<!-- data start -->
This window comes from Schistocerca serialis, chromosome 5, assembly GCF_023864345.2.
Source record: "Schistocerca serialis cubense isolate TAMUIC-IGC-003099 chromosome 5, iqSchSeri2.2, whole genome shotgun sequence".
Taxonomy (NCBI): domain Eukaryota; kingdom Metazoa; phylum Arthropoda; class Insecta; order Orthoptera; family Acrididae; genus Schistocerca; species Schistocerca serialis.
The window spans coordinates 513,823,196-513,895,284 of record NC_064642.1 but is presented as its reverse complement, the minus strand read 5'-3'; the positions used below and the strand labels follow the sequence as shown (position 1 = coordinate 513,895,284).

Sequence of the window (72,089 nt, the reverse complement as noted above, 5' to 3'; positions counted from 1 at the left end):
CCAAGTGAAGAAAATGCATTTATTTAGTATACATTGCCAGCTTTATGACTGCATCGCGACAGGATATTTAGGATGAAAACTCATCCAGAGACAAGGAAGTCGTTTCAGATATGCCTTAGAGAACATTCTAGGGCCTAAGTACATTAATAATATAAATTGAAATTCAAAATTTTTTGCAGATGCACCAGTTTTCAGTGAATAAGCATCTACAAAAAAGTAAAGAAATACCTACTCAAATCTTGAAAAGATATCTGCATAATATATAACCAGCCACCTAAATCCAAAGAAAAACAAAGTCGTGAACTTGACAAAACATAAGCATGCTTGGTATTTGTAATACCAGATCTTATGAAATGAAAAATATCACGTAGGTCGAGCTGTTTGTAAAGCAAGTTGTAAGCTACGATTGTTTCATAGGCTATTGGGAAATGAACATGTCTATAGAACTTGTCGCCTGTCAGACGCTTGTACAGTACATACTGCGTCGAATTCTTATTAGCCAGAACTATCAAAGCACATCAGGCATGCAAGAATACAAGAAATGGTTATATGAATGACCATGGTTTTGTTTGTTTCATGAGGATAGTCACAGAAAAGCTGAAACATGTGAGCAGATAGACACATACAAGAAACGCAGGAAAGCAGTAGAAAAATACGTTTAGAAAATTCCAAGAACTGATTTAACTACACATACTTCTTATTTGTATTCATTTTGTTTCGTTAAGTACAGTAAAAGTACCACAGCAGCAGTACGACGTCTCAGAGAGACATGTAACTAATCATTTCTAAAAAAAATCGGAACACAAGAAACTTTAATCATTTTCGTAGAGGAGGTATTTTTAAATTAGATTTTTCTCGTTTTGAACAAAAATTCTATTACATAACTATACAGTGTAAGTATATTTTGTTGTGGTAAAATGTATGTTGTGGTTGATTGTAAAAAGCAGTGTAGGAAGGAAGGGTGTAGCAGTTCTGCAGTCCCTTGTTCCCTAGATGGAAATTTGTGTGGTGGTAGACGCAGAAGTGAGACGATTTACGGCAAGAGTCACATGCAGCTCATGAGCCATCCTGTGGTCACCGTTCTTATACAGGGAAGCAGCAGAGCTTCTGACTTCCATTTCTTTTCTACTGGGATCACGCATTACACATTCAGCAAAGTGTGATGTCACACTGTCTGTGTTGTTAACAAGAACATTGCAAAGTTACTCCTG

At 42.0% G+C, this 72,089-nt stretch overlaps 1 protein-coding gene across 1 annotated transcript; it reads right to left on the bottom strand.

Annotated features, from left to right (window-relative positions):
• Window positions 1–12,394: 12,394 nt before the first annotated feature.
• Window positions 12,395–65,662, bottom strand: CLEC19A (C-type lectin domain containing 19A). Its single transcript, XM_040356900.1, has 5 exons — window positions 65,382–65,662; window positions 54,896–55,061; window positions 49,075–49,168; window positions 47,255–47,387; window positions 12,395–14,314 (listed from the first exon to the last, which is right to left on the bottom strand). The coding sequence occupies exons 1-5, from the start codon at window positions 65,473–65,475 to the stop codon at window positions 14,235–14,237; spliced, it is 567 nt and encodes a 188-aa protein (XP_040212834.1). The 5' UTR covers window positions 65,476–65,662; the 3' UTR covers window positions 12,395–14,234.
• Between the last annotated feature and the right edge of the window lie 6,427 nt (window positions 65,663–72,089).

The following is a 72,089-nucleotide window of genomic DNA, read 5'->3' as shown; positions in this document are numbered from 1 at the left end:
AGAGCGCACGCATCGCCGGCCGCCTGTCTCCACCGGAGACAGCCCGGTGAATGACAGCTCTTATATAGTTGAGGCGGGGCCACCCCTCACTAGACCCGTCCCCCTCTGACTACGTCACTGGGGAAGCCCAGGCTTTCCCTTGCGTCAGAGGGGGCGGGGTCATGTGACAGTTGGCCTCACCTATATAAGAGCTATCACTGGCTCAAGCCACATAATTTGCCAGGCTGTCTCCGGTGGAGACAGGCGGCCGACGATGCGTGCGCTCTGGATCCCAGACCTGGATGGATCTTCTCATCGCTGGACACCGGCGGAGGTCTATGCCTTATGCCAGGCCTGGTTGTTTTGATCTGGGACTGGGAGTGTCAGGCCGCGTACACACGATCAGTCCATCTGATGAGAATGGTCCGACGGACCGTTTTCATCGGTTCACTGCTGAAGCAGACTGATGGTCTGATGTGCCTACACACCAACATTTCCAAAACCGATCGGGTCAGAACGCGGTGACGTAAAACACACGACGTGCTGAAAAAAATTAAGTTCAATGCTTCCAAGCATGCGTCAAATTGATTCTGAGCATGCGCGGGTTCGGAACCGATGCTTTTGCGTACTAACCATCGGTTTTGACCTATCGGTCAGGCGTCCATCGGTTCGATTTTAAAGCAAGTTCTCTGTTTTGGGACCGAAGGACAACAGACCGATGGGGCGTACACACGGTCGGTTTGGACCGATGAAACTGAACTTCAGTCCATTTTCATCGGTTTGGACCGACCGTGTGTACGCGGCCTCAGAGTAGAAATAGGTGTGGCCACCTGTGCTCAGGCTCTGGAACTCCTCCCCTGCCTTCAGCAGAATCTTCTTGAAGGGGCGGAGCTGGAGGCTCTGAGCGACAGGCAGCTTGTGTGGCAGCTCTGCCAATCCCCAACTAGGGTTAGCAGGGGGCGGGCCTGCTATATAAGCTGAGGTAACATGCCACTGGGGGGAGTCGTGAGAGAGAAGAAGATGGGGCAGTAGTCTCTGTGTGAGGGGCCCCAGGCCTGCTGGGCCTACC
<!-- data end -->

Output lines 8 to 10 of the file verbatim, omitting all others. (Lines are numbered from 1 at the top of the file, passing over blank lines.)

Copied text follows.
Annotated features, from left to right (window-relative positions):
• Window positions 1–12,394: 12,394 nt before the first annotated feature.
• Window positions 12,395–65,662, bottom strand: CLEC19A (C-type lectin domain containing 19A). Its single transcript, XM_040356900.1, has 5 exons — window positions 65,382–65,662; window positions 54,896–55,061; window positions 49,075–49,168; window positions 47,255–47,387; window positions 12,395–14,314 (listed from the first exon to the last, which is right to left on the bottom strand). The coding sequence occupies exons 1-5, from the start codon at window positions 65,473–65,475 to the stop codon at window positions 14,235–14,237; spliced, it is 567 nt and encodes a 188-aa protein (XP_040212834.1). The 5' UTR covers window positions 65,476–65,662; the 3' UTR covers window positions 12,395–14,234.